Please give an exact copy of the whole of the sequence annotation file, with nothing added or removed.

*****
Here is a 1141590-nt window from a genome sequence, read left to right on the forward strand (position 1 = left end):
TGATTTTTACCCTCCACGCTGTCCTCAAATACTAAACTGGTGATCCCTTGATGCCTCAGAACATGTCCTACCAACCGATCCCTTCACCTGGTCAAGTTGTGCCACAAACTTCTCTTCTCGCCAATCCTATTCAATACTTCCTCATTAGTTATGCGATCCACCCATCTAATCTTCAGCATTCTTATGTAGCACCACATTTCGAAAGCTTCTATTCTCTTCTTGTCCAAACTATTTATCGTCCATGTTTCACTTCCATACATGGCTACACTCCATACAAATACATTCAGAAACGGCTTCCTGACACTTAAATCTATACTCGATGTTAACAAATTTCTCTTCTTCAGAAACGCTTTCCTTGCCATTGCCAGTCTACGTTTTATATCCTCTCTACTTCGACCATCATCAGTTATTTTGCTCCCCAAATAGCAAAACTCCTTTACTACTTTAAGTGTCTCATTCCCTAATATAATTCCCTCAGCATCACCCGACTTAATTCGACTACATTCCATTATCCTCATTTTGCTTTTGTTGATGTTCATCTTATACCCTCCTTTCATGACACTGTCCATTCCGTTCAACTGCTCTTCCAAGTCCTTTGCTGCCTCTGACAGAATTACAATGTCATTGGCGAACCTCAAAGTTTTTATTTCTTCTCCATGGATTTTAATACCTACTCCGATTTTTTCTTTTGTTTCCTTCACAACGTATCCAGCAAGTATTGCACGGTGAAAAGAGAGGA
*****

Here is a 1141590-nt window from a genome sequence, read left to right on the forward strand (position 1 = left end):
TGATTTTTACCCTCCACGCTGTCCTCAAATACTAAACTGGTGATCCCTTGATGCCTCAGAACATGTCCTACCAACCGATCCCTTCACCTGGTCAAGTTGTGCCACAAACTTCTCTTCTCGCCAATCCTATTCAATACTTCCTCATTAGTTATGCGATCCACCCATCTAATCTTCAGCATTCTTATGTAGCACCACATTTCGAAAGCTTCTATTCTCTTCTTGTCCAAACTATTTATCGTCCATGTTTCACTTCCATACATGGCTACACTCCATACAAATACATTCAGAAACGGCTTCCTGACACTTAAATCTATACTCGATGTTAACAAATTTCTCTTCTTCAGAAACGCTTTCCTTGCCATTGCCAGTCTACGTTTTATATCCTCTCTACTTCGACCATCATCAGTTATTTTGCTCCCCAAATAGCAAAACTCCTTTACTACTTTAAGTGTCTCATTCCCTAATATAATTCCCTCAGCATCACCCGACTTAATTCGACTACATTCCATTATCCTCATTTTGCTTTTGTTGATGTTCATCTTATACCCTCCTTTCATGACACTGTCCATTCCGTTCAACTGCTCTTCCAAGTCCTTTGCTGCCTCTGACAGAATTACAATGTCATTGGCGAACCTCAAAGTTTTTATTTCTTCTCCATGGATTTTAATACCTACTCCGATTTTTTCTTTTGTTTCCTTCACAACGTATCCAGCAAGTATTGCACGGTGAAAAGAGAGGA